The gummy bear way of democracy
Published 12:00 am Monday, November 25, 2013
Let me tell you a story …
A large family wanted to have a family cookout. They planned to meet together to decide what would be brought to the gathering and who would bring what to the cookout. The meeting was set for that Tuesday night.
The family was all excited. Family members bragged about their favorite dish and their cooking skills. Others made lofty claims as to how much they can eat. Games were suggested for family members to play together during the festivities. To which some family members bragged about their athletic prowess at the game of horseshoes.
Tuesday rolls around …
The main organizer for the cookout sat at her house waiting for family members to show up for the planning of the gathering. Only one person shows up: her 5-year-old niece. The organizer, the little girl’s auntie, says that she’ll wait a few more minutes. They wait and they wait. … They wait some more. No one shows up, except the 5-year-old girl.
So, the aunt asks her 5-year-old niece, “What do you want at the cookout?”
The niece says, “I just want gummy bears.”
Aunt: “Are you sure? This is all you want? What about ribs, chicken, greens, black-eyed peas, etc.?”
Niece: “I don’t like any of those. I just want gummy bears.”
Aunt: “What about everyone else?”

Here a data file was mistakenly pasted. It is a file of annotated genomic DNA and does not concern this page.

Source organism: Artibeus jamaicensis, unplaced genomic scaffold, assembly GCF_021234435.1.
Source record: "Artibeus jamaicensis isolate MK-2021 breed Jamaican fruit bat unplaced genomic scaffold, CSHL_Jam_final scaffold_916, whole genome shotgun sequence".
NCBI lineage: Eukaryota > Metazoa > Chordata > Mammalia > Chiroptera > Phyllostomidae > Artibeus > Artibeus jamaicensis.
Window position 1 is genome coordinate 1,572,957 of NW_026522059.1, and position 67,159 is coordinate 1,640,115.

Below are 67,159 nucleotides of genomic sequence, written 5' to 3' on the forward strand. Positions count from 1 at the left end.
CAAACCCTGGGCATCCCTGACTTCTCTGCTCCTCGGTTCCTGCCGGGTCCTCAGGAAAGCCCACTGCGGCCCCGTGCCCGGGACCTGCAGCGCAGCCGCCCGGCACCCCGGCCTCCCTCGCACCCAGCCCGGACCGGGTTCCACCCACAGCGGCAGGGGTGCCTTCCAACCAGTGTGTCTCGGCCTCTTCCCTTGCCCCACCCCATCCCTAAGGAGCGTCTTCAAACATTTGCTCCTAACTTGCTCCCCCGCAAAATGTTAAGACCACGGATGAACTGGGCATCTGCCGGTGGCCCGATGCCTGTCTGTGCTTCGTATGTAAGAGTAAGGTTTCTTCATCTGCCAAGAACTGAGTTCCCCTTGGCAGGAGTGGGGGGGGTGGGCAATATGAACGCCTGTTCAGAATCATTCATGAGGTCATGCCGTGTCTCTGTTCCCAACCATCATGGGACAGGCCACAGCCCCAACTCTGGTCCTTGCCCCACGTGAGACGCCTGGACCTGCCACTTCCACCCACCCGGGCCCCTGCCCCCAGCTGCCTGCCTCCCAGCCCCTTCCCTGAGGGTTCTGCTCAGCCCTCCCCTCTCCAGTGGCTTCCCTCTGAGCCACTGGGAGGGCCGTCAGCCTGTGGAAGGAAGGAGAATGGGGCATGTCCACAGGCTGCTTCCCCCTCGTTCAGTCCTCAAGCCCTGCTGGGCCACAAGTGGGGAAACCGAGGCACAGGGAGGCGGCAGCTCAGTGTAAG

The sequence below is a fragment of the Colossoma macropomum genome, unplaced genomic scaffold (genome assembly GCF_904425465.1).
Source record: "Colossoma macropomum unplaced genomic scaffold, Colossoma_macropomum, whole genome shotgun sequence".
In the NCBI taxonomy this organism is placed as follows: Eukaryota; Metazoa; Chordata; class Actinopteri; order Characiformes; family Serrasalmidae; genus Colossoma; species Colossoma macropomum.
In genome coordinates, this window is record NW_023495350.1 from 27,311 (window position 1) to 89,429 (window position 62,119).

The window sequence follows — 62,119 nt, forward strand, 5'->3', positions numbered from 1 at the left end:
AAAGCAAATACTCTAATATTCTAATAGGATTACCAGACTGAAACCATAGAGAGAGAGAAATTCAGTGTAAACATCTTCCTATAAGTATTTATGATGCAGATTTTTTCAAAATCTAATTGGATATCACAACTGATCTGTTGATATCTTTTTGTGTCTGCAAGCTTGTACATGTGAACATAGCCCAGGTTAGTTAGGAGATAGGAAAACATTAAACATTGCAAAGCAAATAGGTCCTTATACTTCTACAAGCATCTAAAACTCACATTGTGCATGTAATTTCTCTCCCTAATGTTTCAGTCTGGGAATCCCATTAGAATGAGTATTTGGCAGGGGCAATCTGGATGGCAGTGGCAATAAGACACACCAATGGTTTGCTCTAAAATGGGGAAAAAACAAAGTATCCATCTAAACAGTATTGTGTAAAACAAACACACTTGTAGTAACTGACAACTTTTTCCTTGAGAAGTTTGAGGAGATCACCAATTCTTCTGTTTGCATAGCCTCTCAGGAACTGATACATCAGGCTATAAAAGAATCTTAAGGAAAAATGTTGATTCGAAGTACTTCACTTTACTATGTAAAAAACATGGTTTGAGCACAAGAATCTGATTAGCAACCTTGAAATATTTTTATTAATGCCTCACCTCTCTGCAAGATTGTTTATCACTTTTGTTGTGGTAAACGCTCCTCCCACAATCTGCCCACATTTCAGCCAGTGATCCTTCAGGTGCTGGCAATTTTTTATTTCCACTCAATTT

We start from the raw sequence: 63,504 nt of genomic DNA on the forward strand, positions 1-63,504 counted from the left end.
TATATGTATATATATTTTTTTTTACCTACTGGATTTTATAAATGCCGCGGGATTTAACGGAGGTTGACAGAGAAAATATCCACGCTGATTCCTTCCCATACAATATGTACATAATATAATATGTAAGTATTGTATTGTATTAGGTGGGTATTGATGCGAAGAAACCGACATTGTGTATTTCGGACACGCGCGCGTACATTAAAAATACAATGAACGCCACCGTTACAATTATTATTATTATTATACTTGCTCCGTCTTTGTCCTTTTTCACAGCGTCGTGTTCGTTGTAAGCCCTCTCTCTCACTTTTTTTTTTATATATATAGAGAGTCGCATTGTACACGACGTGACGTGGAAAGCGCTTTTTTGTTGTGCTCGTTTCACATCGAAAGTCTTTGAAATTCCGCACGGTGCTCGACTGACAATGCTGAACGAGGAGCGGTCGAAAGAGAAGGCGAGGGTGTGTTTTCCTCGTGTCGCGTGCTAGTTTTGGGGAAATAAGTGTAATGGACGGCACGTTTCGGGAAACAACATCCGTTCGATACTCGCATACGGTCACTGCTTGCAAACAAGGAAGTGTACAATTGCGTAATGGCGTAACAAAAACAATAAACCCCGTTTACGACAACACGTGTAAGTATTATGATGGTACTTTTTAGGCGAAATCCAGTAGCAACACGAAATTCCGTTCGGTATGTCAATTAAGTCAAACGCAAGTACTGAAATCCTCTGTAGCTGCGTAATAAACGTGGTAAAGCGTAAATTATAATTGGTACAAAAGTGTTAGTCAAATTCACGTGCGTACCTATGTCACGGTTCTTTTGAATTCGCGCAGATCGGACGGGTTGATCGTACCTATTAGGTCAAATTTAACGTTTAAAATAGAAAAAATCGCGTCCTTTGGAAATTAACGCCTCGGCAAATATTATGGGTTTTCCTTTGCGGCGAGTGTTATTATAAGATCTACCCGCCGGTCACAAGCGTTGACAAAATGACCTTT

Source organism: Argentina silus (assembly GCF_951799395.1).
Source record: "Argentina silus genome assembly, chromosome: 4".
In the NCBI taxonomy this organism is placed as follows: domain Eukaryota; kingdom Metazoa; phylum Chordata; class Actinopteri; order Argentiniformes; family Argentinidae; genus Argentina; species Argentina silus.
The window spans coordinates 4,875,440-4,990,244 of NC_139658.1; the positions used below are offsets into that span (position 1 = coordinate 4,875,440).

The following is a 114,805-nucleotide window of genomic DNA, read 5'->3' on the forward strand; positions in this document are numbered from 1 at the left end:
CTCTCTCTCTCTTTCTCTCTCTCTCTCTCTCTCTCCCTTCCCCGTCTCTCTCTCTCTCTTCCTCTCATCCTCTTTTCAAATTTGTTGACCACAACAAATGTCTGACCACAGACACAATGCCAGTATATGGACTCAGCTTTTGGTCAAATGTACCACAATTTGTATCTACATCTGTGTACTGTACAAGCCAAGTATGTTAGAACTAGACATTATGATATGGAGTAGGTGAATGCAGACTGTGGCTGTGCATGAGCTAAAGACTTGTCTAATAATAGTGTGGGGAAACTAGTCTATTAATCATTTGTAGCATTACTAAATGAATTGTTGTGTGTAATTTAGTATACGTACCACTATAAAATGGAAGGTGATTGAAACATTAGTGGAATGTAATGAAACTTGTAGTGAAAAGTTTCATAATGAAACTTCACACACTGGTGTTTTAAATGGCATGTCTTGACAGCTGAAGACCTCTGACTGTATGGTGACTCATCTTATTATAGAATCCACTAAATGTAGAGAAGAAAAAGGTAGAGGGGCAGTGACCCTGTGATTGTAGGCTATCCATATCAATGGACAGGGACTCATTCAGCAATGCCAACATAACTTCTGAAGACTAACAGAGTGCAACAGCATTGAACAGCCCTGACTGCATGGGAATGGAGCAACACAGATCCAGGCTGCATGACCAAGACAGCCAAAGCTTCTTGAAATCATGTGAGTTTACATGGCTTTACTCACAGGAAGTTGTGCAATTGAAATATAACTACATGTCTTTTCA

Niece: “They aren’t here. Does it matter what they want?”
Aunt: “I guess not. Gummy bears it is!”
Sunday afternoon rolls around. Family members pull up to the park. Music starts to blast. Folks start to catch up on family matters. The aunt pulls her truck up to unload the food. Everyone is eager to chow down. What started out as eager anticipation turned into disappointed grimaces as they noticed boxes upon boxes of gummy bears.
Family members start to complain: “Where are the ribs? Chicken? Collards? Baked beans? Soda? Etc.? You know — cookout food?”
The aunt says, “No one showed up to the meeting to decide what we will eat at the cookout today except my 5-year-old niece. She wanted Gummy Bears, and that’s what we are having.”
So it is with Rowan County. The last couple of municipal and county elections have had a similar occurrence, with less than 15 percent of the electorate (those eligible to vote) actually voting. Meaning that 85 percent of those that could vote did not vote.
What does this mean? That means our local democracy is only serving Gummy Bears when you need, want and demand more. It also means, like the 5-year-old determining what everyone else gets, our local democracy in Rowan County is determined by a very small percentage of the voting population. That means that one political flavor gets to determine what kind of political cookout we will have. The choice is limited because the participation is small.
There are a great many changes that have happened in the North Carolina state legislature this year that will affect many lives here in Rowan County — big changes of which many citizens are unaware. The question is this: Do you want a gummy bear democracy or a full-fledged cookout with a variety of choices? The choice is yours.
Anthony Smithy is a local pastor with Mission House, a kingdom of God experiment in Salisbury. He is also on the organizing team of Rowan Concerned Citizens, a non-partisan civic group whose mission is to energize local civic engagement through citizen education in Rowan County.
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